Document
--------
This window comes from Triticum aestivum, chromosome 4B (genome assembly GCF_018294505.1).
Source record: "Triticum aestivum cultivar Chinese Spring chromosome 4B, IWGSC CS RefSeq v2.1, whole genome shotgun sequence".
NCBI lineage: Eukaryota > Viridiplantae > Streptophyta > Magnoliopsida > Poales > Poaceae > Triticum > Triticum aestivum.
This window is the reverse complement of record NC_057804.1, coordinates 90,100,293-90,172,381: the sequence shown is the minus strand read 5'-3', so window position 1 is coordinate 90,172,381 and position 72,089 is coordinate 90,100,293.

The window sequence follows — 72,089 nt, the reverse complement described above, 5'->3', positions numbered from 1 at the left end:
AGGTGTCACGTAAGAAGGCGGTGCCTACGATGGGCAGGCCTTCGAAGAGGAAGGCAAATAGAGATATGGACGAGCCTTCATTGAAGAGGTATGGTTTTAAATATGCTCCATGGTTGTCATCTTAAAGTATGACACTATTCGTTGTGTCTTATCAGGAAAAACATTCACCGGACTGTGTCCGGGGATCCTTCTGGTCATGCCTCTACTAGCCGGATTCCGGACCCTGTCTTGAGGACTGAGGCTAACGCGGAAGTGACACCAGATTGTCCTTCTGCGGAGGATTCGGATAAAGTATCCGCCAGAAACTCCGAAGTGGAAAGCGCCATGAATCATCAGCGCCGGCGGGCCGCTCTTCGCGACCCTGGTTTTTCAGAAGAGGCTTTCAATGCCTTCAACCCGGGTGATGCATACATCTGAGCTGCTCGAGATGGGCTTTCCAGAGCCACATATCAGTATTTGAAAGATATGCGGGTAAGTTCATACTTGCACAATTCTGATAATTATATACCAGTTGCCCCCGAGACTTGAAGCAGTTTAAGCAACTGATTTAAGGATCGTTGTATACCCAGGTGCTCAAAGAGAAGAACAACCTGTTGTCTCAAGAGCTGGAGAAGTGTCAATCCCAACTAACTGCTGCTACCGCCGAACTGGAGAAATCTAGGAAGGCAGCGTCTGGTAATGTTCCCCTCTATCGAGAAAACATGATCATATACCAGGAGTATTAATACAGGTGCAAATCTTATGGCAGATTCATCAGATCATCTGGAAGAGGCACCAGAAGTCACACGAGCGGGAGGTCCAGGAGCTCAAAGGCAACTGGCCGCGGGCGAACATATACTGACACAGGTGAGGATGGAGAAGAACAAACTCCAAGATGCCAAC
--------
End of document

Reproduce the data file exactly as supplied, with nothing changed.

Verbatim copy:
This window comes from Triticum aestivum, chromosome 4B (genome assembly GCF_018294505.1).
Source record: "Triticum aestivum cultivar Chinese Spring chromosome 4B, IWGSC CS RefSeq v2.1, whole genome shotgun sequence".
NCBI lineage: Eukaryota > Viridiplantae > Streptophyta > Magnoliopsida > Poales > Poaceae > Triticum > Triticum aestivum.
This window is the reverse complement of record NC_057804.1, coordinates 90,100,293-90,172,381: the sequence shown is the minus strand read 5'-3', so window position 1 is coordinate 90,172,381 and position 72,089 is coordinate 90,100,293.

The window sequence follows — 72,089 nt, the reverse complement described above, 5'->3', positions numbered from 1 at the left end:
AGGTGTCACGTAAGAAGGCGGTGCCTACGATGGGCAGGCCTTCGAAGAGGAAGGCAAATAGAGATATGGACGAGCCTTCATTGAAGAGGTATGGTTTTAAATATGCTCCATGGTTGTCATCTTAAAGTATGACACTATTCGTTGTGTCTTATCAGGAAAAACATTCACCGGACTGTGTCCGGGGATCCTTCTGGTCATGCCTCTACTAGCCGGATTCCGGACCCTGTCTTGAGGACTGAGGCTAACGCGGAAGTGACACCAGATTGTCCTTCTGCGGAGGATTCGGATAAAGTATCCGCCAGAAACTCCGAAGTGGAAAGCGCCATGAATCATCAGCGCCGGCGGGCCGCTCTTCGCGACCCTGGTTTTTCAGAAGAGGCTTTCAATGCCTTCAACCCGGGTGATGCATACATCTGAGCTGCTCGAGATGGGCTTTCCAGAGCCACATATCAGTATTTGAAAGATATGCGGGTAAGTTCATACTTGCACAATTCTGATAATTATATACCAGTTGCCCCCGAGACTTGAAGCAGTTTAAGCAACTGATTTAAGGATCGTTGTATACCCAGGTGCTCAAAGAGAAGAACAACCTGTTGTCTCAAGAGCTGGAGAAGTGTCAATCCCAACTAACTGCTGCTACCGCCGAACTGGAGAAATCTAGGAAGGCAGCGTCTGGTAATGTTCCCCTCTATCGAGAAAACATGATCATATACCAGGAGTATTAATACAGGTGCAAATCTTATGGCAGATTCATCAGATCATCTGGAAGAGGCACCAGAAGTCACACGAGCGGGAGGTCCAGGAGCTCAAAGGCAACTGGCCGCGGGCGAACATATACTGACACAGGTGAGGATGGAGAAGAACAAACTCCAAGATGCCAAC